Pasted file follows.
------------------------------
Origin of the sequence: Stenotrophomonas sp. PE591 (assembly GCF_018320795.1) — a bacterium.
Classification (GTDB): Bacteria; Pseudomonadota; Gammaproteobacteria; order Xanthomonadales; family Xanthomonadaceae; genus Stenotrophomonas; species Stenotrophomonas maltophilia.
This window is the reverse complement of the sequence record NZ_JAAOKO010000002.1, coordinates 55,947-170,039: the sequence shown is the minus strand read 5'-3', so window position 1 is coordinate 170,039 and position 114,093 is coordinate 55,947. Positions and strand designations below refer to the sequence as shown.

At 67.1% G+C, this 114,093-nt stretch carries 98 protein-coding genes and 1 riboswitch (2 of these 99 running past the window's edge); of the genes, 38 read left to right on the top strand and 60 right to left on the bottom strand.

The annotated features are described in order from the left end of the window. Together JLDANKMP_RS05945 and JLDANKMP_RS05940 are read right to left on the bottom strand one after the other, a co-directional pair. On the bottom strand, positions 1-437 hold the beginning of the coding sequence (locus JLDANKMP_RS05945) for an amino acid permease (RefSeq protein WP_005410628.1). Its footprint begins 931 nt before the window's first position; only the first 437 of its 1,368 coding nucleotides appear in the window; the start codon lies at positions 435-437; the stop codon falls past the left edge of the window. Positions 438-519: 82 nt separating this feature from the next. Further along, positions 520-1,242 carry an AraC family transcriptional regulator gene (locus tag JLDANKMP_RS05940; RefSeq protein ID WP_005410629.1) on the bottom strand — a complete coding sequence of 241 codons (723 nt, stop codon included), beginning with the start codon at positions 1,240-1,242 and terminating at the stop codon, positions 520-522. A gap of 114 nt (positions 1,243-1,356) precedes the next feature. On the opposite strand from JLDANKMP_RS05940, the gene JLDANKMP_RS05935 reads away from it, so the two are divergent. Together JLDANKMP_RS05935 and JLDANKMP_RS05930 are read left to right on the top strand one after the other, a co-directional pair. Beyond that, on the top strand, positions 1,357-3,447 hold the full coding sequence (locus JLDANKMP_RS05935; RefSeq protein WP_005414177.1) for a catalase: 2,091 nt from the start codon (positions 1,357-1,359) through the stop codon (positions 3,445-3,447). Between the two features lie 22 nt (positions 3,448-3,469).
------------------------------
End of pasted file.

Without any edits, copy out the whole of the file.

Origin of the sequence: Stenotrophomonas sp. PE591 (assembly GCF_018320795.1) — a bacterium.
Classification (GTDB): Bacteria; Pseudomonadota; Gammaproteobacteria; order Xanthomonadales; family Xanthomonadaceae; genus Stenotrophomonas; species Stenotrophomonas maltophilia.
This window is the reverse complement of the sequence record NZ_JAAOKO010000002.1, coordinates 55,947-170,039: the sequence shown is the minus strand read 5'-3', so window position 1 is coordinate 170,039 and position 114,093 is coordinate 55,947. Positions and strand designations below refer to the sequence as shown.

At 67.1% G+C, this 114,093-nt stretch carries 98 protein-coding genes and 1 riboswitch (2 of these 99 running past the window's edge); of the genes, 38 read left to right on the top strand and 60 right to left on the bottom strand.

The annotated features are described in order from the left end of the window. Together JLDANKMP_RS05945 and JLDANKMP_RS05940 are read right to left on the bottom strand one after the other, a co-directional pair. On the bottom strand, positions 1-437 hold the beginning of the coding sequence (locus JLDANKMP_RS05945) for an amino acid permease (RefSeq protein WP_005410628.1). Its footprint begins 931 nt before the window's first position; only the first 437 of its 1,368 coding nucleotides appear in the window; the start codon lies at positions 435-437; the stop codon falls past the left edge of the window. Positions 438-519: 82 nt separating this feature from the next. Further along, positions 520-1,242 carry an AraC family transcriptional regulator gene (locus tag JLDANKMP_RS05940; RefSeq protein ID WP_005410629.1) on the bottom strand — a complete coding sequence of 241 codons (723 nt, stop codon included), beginning with the start codon at positions 1,240-1,242 and terminating at the stop codon, positions 520-522. A gap of 114 nt (positions 1,243-1,356) precedes the next feature. On the opposite strand from JLDANKMP_RS05940, the gene JLDANKMP_RS05935 reads away from it, so the two are divergent. Together JLDANKMP_RS05935 and JLDANKMP_RS05930 are read left to right on the top strand one after the other, a co-directional pair. Beyond that, on the top strand, positions 1,357-3,447 hold the full coding sequence (locus JLDANKMP_RS05935; RefSeq protein WP_005414177.1) for a catalase: 2,091 nt from the start codon (positions 1,357-1,359) through the stop codon (positions 3,445-3,447). Between the two features lie 22 nt (positions 3,448-3,469).